When the UK Budget was announced in March, the excitement in the pensions world was centred on the ability to take an entire DC fund as cash and, should you so wish, buy a Lamborghini (or a few pairs of Jimmy Choos). Alongside this was the promise of free, impartial financial guidance (presumably as to whether the car or the shoes would hold better value) aka the Guidance Guarantee. Many questions on what this actually meant were left unanswered and, as usual, the worst case scenario was considered: Would employers have to pay for this advice? Would every pension plan have to appoint independent member advisers? If the guidance would only be available in a face to face meeting, was it really practical? Would this just mean a massive pay day for IFAs? We now have answers to many of these questions, via the Government’s consultation response entitled “Freedom and choice in pensions” (see our recent note) and, as they say, you just can’t please all of the people all of the time.

Employers are pleased: they will have very little obligation in relation to the guidance guarantee, and they won’t pay a penny.

Trustees are pleased: they will have additional administrative requirements, but not as extensive as predicted. They will only have to ensure they inform members of the availability of guidance, they won’t have to arrange for the member to receive it. A few lines on the Guidance Guarantee in a retirement quotation is hardly a burden.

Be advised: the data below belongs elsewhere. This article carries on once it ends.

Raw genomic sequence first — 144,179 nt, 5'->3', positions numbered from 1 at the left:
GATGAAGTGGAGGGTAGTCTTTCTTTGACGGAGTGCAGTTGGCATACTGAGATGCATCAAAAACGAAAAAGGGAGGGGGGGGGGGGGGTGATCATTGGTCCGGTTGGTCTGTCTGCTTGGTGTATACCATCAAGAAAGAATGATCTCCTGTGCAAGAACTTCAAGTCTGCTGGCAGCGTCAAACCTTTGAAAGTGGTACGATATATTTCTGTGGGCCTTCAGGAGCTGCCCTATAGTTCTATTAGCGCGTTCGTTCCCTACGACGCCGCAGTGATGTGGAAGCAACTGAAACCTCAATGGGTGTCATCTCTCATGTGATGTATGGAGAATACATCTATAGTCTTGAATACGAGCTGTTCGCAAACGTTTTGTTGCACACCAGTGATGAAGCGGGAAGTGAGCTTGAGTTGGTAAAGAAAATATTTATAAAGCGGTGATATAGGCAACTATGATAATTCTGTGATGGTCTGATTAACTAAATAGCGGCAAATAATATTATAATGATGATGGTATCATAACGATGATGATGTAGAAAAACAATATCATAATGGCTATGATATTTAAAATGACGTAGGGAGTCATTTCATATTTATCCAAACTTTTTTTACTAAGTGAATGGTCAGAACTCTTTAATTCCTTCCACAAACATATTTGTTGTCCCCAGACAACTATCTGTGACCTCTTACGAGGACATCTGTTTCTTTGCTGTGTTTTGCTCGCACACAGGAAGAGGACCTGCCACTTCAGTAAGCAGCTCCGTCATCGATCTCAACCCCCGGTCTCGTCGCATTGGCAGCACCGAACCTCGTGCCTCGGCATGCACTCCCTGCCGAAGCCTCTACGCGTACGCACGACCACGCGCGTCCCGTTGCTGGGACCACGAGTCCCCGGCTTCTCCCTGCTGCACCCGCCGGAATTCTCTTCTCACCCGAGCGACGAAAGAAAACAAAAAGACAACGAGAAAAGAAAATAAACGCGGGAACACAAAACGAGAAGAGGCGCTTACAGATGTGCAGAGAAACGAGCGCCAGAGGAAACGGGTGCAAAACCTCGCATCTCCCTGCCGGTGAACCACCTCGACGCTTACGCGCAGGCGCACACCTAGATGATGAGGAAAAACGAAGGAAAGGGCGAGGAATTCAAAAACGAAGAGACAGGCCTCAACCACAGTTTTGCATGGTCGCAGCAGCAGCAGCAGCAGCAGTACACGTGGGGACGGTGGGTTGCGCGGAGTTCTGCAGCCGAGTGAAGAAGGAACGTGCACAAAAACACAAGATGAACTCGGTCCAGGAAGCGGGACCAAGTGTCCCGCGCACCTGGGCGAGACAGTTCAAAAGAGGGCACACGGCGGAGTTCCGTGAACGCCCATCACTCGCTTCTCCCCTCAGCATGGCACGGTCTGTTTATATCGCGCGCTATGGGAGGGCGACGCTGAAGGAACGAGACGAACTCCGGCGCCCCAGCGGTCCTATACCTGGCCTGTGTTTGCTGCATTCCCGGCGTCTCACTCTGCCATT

Regulated financial service firms, however, are definitely not pleased, as they are to shoulder the cost. The reasoning behind the proposed levy to be imposed by the FCA is that it is these firms that stand to benefit from individuals with large amounts of spare cash being ‘guided’ towards investments. The reality of the benefit afforded to the financial services sector is debatable, however, and a consultation on the proposed levy (issued by the FCA at the same time as the Government response) is already the subject of heated discussion. With critical articles and comment in opposition to the proposals already in the financial press yesterday – look to the sky for fireworks.

The big winner here is Joe Bloggs, average DC member. The proposals have been brought into the 21st century with online and telephone options to be made available rather than the restrictive face to face requirement previously mooted. The guidance should be completely independent, coming from bodies such as the Money Advice Service and The Pensions Advisory Service, and it will all be free and personalised (although it will not constitute advice, in that it will not recommend any particular product). The Government has clearly given its best shot at trying to ensure the Guidance Guarantee is taken up – whether it is actually used, and whether members make appropriate choices as a result, remains to be seen.